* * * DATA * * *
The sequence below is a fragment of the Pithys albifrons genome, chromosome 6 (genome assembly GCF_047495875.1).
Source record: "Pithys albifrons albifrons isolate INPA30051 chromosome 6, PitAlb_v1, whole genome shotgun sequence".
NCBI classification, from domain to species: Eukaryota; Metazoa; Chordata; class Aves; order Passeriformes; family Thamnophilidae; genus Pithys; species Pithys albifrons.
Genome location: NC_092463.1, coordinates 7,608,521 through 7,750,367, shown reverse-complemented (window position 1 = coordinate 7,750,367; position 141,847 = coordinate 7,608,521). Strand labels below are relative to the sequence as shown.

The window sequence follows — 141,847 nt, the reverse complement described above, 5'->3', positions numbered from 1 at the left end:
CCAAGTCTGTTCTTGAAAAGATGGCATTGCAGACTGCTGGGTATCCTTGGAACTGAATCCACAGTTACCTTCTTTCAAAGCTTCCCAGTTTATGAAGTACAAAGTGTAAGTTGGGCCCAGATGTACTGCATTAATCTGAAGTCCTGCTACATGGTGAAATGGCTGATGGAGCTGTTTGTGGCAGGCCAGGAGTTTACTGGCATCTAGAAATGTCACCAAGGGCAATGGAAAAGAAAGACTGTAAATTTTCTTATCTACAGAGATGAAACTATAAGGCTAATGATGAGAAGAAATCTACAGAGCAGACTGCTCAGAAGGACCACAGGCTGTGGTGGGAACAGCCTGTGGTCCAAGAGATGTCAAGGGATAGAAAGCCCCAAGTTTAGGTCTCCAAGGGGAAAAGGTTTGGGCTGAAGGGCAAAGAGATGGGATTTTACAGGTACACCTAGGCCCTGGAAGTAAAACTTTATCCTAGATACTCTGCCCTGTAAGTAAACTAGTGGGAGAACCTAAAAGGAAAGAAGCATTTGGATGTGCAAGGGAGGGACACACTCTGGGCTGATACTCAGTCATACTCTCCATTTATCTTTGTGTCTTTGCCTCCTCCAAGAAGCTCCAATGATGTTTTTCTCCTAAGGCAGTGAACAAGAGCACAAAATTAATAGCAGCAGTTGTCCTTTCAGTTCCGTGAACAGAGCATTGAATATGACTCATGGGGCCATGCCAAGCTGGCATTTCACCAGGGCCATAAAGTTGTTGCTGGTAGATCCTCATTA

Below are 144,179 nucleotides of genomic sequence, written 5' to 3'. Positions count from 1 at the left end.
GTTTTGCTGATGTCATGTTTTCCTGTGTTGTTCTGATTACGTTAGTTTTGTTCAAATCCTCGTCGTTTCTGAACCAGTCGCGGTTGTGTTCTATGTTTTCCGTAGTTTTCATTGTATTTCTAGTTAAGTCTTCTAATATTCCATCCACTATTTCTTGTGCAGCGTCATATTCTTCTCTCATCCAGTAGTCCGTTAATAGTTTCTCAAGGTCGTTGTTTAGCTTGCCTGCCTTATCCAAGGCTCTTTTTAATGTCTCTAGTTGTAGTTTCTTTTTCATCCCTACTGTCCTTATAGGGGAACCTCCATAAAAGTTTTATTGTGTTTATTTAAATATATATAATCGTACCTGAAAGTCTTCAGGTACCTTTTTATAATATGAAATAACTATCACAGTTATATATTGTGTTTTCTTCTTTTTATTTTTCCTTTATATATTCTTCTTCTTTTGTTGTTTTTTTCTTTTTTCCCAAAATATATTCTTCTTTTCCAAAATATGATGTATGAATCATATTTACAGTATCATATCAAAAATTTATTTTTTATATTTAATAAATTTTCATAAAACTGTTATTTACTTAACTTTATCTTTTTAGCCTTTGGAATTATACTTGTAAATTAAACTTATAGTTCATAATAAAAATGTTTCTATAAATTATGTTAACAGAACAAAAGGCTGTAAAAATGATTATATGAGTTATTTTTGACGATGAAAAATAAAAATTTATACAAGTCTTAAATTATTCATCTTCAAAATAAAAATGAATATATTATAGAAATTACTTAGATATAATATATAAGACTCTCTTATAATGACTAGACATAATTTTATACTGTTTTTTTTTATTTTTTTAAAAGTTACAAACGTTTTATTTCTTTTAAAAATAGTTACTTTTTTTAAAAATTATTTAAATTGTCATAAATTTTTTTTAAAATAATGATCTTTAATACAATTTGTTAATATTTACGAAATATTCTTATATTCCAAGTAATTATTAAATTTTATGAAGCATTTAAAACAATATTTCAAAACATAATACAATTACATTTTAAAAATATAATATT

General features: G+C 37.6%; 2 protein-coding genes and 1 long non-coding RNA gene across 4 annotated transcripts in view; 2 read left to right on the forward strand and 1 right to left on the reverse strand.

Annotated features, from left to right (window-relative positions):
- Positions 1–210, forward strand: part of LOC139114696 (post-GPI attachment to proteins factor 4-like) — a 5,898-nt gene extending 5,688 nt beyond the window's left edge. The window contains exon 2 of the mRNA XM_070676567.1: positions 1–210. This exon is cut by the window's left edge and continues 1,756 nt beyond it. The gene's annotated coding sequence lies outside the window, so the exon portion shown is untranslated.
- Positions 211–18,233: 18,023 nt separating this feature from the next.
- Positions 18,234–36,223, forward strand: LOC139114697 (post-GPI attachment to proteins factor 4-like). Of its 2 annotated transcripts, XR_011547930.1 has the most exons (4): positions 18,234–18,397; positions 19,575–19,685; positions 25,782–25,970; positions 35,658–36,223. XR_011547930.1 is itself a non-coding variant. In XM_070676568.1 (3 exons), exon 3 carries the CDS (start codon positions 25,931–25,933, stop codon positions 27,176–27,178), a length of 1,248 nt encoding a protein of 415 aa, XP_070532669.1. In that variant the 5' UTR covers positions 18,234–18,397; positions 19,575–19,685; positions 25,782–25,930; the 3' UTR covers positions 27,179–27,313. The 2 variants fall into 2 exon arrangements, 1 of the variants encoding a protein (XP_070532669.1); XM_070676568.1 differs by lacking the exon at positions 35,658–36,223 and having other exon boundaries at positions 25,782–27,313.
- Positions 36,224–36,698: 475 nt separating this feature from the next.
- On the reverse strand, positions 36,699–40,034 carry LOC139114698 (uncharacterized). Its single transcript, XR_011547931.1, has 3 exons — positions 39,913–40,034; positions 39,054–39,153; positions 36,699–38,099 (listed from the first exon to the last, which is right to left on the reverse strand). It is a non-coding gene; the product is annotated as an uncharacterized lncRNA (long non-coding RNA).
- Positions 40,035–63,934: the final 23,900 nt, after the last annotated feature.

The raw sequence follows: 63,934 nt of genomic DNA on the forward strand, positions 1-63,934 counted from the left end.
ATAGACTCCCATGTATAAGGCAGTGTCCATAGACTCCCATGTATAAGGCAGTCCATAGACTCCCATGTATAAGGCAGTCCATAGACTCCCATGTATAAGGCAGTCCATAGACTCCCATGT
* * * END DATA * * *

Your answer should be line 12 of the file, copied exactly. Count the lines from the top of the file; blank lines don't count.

- Positions 211–18,233: 18,023 nt separating this feature from the next.